Conclusion: Higher levels of SUA and Tbil on admission were closely related to the occurrence of major IPSD within 3 months of stroke. Lower levels of these two biomarkers on admission were characteristic for the occurrence of major IPSD between 3 and 6 months post-stroke, while 6 months after stroke, there was no relationship between major IPSD and these two biomarkers.
Keywords: depression after stroke, stroke, total bilirubin, uric acid, longitudinal study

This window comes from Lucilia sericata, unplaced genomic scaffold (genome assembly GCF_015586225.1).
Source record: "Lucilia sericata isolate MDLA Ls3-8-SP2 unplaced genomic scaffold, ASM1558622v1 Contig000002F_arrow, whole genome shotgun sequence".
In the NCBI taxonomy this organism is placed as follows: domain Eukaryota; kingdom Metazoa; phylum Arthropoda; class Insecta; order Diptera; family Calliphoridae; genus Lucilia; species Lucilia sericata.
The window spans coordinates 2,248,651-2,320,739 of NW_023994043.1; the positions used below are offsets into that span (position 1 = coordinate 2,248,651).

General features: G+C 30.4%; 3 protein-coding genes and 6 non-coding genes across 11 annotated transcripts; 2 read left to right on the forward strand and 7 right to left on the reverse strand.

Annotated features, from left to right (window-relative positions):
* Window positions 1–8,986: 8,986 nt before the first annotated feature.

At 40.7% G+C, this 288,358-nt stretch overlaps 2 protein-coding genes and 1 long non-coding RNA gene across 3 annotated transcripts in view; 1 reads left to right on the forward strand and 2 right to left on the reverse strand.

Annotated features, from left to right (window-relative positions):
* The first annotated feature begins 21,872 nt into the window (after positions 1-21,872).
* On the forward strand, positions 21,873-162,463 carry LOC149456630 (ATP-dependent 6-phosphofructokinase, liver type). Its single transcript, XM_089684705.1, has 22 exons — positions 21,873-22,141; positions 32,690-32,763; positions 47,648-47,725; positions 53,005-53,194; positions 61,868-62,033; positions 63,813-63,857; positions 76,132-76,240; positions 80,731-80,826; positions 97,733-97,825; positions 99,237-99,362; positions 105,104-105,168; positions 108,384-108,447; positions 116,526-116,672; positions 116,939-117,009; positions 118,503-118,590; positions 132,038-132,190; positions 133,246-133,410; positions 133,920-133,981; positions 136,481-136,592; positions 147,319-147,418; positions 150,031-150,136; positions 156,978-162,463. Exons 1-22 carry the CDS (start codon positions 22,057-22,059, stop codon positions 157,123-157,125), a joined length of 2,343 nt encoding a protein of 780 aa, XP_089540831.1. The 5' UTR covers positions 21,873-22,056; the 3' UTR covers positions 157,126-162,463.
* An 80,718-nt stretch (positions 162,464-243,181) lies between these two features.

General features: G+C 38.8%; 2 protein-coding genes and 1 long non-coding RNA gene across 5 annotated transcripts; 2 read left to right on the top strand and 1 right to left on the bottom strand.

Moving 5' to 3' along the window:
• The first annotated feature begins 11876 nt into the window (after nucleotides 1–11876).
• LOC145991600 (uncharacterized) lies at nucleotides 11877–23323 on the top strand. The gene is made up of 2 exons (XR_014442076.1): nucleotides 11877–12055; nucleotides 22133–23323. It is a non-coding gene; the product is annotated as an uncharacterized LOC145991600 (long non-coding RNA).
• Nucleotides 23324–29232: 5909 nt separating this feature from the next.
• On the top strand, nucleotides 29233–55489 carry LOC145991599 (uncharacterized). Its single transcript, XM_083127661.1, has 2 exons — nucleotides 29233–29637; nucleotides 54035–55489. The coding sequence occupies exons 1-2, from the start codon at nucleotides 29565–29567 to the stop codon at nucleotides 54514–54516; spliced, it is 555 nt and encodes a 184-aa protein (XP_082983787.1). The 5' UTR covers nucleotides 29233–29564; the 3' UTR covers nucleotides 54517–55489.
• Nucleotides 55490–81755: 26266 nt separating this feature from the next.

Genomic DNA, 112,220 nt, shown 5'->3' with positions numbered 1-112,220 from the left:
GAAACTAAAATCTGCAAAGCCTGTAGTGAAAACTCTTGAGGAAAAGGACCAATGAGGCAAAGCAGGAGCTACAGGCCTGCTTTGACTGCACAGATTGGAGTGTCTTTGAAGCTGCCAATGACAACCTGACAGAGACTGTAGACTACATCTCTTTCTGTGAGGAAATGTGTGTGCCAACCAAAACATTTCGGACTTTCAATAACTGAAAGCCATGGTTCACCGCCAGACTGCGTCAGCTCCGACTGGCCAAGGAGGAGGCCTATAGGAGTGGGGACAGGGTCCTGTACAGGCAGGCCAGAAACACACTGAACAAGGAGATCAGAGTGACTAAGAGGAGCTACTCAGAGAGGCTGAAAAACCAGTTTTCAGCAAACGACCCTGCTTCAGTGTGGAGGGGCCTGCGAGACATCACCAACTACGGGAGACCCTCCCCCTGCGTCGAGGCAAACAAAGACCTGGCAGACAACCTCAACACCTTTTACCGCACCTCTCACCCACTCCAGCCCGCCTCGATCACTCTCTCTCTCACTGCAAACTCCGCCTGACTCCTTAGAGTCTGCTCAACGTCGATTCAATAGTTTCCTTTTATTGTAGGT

Postischemic stroke depression (IPSD) is an important post-stroke complication and a chronic disorder that seriously affects the prognosis of patients.1,2 The biological processes and pathways of depression generally include inflammatory, oxidative, and nitrosative stress pathways; neurotransmitter systems; neurotrophins; and the regulation of neurogenesis and modulation of the hypothalamic–pituitary–adrenal (HPA) axis.3,4 Post-stroke depression (PSD) may have a similar pathological process to depression. Previous research has shown that the levels of some molecular markers are changed in the peripheral system of PSD patients, including C-reactive protein (CRP) and homocysteine,5–7 brain-derived neurotrophic factor (BDNF),8 and triiodothyronine.9 Of these pathophysiological factors, oxidative and nitrosative stress pathways are believed to be the most crucial pathophysiological factors,10 since the brain has high metabolic rates and low antioxidant levels.11